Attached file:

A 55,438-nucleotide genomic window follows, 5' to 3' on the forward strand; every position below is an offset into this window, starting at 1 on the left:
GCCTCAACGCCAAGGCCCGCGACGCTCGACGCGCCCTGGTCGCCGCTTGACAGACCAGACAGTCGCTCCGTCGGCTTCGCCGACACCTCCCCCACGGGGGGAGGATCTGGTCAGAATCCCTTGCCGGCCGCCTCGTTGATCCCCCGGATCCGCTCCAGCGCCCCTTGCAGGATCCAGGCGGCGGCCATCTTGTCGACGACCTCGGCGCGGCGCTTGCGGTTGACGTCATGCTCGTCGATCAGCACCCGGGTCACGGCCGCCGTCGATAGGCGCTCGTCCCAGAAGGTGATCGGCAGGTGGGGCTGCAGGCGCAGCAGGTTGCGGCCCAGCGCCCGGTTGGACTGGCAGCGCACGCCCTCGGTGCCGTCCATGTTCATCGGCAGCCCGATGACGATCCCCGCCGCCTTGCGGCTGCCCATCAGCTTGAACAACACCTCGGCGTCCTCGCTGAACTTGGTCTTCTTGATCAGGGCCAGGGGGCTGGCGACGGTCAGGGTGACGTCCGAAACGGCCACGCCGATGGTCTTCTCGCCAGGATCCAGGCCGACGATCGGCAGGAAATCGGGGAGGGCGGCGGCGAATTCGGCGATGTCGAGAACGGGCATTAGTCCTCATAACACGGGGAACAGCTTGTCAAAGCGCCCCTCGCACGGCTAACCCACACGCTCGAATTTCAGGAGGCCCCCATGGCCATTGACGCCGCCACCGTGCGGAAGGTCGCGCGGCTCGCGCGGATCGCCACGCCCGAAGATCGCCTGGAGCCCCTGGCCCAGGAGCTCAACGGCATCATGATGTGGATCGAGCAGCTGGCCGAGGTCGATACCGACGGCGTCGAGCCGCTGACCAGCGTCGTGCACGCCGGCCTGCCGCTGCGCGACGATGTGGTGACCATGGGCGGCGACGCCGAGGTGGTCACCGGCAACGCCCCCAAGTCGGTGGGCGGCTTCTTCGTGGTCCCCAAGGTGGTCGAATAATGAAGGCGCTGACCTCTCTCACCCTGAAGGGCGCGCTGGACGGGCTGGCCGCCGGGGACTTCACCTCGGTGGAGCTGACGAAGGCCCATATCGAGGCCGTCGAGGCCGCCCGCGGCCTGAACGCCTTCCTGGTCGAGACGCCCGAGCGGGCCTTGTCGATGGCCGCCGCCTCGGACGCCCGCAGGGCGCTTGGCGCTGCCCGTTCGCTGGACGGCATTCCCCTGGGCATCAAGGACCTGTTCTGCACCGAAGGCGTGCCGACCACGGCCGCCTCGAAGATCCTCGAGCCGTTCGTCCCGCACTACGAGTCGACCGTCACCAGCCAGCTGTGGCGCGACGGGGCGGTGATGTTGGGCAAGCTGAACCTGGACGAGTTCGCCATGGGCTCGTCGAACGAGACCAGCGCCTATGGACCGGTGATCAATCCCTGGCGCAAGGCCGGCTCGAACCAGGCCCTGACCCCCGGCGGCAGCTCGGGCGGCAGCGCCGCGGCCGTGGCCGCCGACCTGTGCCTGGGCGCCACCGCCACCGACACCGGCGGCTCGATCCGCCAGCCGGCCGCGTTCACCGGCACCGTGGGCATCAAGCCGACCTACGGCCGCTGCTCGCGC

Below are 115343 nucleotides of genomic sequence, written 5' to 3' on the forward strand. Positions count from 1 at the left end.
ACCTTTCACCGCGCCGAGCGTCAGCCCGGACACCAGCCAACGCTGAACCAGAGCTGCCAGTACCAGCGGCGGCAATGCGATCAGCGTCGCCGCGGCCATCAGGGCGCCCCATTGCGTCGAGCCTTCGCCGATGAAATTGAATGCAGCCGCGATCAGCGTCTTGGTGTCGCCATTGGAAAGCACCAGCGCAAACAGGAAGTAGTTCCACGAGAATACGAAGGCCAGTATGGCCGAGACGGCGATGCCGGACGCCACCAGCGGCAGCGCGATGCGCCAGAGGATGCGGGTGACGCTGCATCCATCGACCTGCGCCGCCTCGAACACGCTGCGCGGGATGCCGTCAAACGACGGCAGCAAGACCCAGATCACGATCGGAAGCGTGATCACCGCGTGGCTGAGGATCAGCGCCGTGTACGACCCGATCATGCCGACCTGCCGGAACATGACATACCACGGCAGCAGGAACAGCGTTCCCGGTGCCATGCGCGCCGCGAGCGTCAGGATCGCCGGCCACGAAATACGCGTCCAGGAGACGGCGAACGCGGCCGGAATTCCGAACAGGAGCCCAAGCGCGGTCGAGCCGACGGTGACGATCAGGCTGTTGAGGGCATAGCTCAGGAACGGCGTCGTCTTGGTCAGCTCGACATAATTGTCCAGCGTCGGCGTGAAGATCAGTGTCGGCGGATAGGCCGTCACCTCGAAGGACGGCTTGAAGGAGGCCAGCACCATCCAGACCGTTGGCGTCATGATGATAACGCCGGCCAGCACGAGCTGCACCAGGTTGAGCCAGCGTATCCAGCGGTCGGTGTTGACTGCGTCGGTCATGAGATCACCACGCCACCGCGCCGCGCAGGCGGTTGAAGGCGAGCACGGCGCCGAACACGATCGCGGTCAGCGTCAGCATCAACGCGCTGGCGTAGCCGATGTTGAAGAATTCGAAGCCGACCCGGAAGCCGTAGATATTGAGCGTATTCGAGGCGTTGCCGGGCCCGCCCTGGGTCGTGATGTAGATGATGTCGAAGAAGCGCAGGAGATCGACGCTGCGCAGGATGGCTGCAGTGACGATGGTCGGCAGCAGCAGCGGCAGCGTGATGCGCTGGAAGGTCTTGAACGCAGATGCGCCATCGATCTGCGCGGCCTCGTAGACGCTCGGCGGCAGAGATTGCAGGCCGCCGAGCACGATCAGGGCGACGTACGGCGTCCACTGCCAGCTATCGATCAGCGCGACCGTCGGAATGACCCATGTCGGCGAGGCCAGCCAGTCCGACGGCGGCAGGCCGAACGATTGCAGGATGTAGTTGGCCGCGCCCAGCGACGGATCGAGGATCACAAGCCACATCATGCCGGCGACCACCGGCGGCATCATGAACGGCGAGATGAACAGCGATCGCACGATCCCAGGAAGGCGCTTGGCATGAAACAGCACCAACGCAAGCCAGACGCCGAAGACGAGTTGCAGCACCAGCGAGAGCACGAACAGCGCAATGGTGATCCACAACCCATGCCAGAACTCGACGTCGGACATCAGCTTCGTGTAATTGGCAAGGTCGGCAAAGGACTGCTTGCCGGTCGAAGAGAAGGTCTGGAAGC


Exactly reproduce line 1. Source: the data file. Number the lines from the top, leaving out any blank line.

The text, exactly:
A 55,438-nucleotide genomic window follows, 5' to 3' on the forward strand; every position below is an offset into this window, starting at 1 on the left: